“She was just counting minute by minute to leave the country and come either to the USA, Norway or Canada,” said Rihab Taha, a caseworker for Jewish Social Services who translated for the Syrian couple during their recent shopping trip.

Once refugees arrive in Wisconsin, local agencies, including Jewish Social Services, Lutheran Social Services, Catholic Charities and others help to line up services such as temporary cash assistance, housing, health care, enrollment in school and participation in Wisconsin’s welfare-to-work program, W-2.

Rihab Taha, left, a caseworker for Jewish Social Services who came as an immigrant from Sudan; Becca Schwartz, resettlement coordinator for JSS; and Rula, a newly arrived refugee from Syria, shop at Istanbul Market in Madison, Wis., Jan. 31, 2017. Rula and her family came to Madison just one week before President Donald Trump indefinitely halted all refugee immigration from Syria. Dee J. Hall / Wisconsin Center for Investigative Journalism

Becca Schwartz, resettlement coordinator for Jewish Social Services, said she is helping three Syrian families in Madison, including Rula and Abdul’s family. Resettlement of two more Syrian families and a group from Eritrea are now on hold, she said. In Sheboygan, a family of nine scheduled for resettlement by a different agency has been blocked by Trump’s ban on Syrian refugees.

“It’s really frustrating because we are trying to do some important work. It makes me worry for the safety and security of the people we would’ve been settling here,” Schwartz said.

Schwartz said her agency in Madison has been “flooded” with offers of help for the new arrivals, including jobs, apartment furnishings and volunteer translators.

“There has been an incredible outpouring of support from the public,” she said.

Refugees split on Trump policy

Yashar Tairov is the owner of Istanbul Market, the Middle Eastern grocery tucked into a small strip shopping center on Madison’s west side where Rula and Abdul were shopping. Tairov said his relatives, who are of Turkish descent, emigrated from Russia to the United States in 2005.

Emin Buzhunashvili is owner of Mr. Delivery, a Madison, Wis. business that makes home deliveries of restaurant meals. Buzhunashvili arrived in the United States in 1996 from Azerbijian. He said President Donald Trump’s immigration orders are aimed at keeping the country safe. He was photographed Jan. 31, 2017 in Madison. Dee J. Hall / Wisconsin Center for Investigative Journalism

“They don’t want to give me no job, no school, nothing,” Tairov said, describing the discrimination his family faced as Turkish immigrants to the former Soviet Union.

Tairov said the United States should welcome refugees, whom he has found to be hard-working and “happy to be in America.” He pointed to Abdul, who eagerly pitched in, cutting a hefty beef roast into chunks that Tairov fed into a meat grinder. Rula said her husband has been unable to find steady work since the family left Syria.

“I don’t think refugees are something wrong or something bad,” Tairov said. “These are not bad people, refugees. They’re just hard-working people.”

Tairov’s friend, Emin Buzhunashvili, stopped by to check on business. Buzhunashvili came to the United States in 1996 as a refugee from Azerbaijan. Buzhunashvili owns Mr. Delivery, a Madison business that delivers food from groceries and restaurants. He said it is the president’s duty to keep America safe.

“I don’t see anything he (Trump) is doing wrong,” Buzhunashvili said. “He’s not doing anything religious. What I understand is he’s trying to clean the bad people from coming in.”

Asked about Trump’s indefinite ban on Syrian refugees, Rula said it is “very painful” because there are “many others eager to come here for a better future, for a better education for their kids.”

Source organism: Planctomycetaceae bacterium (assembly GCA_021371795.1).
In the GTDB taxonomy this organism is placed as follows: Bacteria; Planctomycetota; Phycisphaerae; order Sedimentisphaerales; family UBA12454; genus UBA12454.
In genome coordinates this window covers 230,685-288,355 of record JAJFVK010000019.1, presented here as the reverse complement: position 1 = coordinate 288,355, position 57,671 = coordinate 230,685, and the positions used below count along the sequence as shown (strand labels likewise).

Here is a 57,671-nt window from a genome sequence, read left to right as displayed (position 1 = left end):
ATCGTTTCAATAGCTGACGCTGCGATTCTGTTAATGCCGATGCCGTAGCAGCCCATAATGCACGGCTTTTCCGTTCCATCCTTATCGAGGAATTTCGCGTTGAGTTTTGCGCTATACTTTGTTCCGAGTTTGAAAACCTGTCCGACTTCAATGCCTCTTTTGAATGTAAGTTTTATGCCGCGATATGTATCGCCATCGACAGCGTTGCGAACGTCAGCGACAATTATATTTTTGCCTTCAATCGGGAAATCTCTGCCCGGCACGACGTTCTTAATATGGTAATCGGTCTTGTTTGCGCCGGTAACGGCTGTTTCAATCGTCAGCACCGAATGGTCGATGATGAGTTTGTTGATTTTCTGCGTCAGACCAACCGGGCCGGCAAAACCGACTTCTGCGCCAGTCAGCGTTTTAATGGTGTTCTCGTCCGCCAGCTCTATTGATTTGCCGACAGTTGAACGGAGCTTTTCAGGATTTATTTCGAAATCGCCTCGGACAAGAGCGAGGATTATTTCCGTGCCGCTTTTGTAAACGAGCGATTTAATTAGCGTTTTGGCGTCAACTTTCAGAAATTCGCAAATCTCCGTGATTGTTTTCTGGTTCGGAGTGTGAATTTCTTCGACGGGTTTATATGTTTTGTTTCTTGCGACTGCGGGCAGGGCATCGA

More than 2,000 people attend a forum on immigration Jan. 29, 2017 in Madison, Wis. Organizers had expected a few hundred people, but turnout ballooned after President Donald Trump issued a series of orders cracking down on immigration. Michelle Stocker / The Cap Times

Taha, the caseworker, also was an immigrant. A native of Sudan, she came to the United States 17 years ago. Now a U.S. citizen, Taha has three American-born children. Because of all of the debate about immigration, Taha said her 10-year-old son has asked whether his family will be allowed to stay.

“ ‘Mom, is it true that Donald Trump’s gonna kick all the Muslims outside the United States?’ ” Taha recounted, fighting back tears. “I don’t want him to feel that he is not welcome here because he is Muslim or brown or African or based on any category. But I don’t know, I hope things will get better because I live here, I have my friends here, I have my work here, my job, my home, my car. Come on, I mean, this is a free land.”

Taha said Rula also worries how her family’s new life in America could be affected by shifting U.S. immigration policies.

“I said to her, ‘Do you think the new orders will affect your status or your benefits from being here?’ and she said, ‘I don’t know, I don’t want to think about it.’ ”

Wisconsin Public Radio reporter Alexandra Hall contributed to this report. The nonprofit Wisconsin Center for Investigative Journalism ( collaborates with Wisconsin Public Radio, Wisconsin Public Television, other news media and the University of Wisconsin-Madison School of Journalism and Mass Communication. All works created, published, posted or disseminated by the Center do not necessarily reflect the views or opinions of UW-Madison or any of its affiliates.

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Dee J. Hall / Wisconsin WatchManaging Editor

Dee J. Hall, a co-founder of the Wisconsin Center for Investigative Journalism, joined the staff as managing editor in June 2015. She is responsible for the Center’s daily news operations. She worked at the Wisconsin State Journal for 24 years as an editor and reporter focusing on projects and investigations.

A 1982 graduate of Indiana University’s journalism school, Hall served reporting internships at the weekly Lake County Star in Crown Point, Ind., The Gary (Ind.) Post-Tribune, The Louisville (Ky.) Times and The St. Petersburg (Fla.) Times. Prior to returning to her hometown of Madison in 1990, she was a reporter for eight years at The Arizona Republic newspaper in Phoenix, where she covered city government, schools and the environment. During her 35-year journalism career, Hall has won more than three dozen local, state and national awards for her work, including the 2001 State Journal investigation that uncovered a $4 million-a-year secret campaign machine operated by Wisconsin’s top legislative leaders.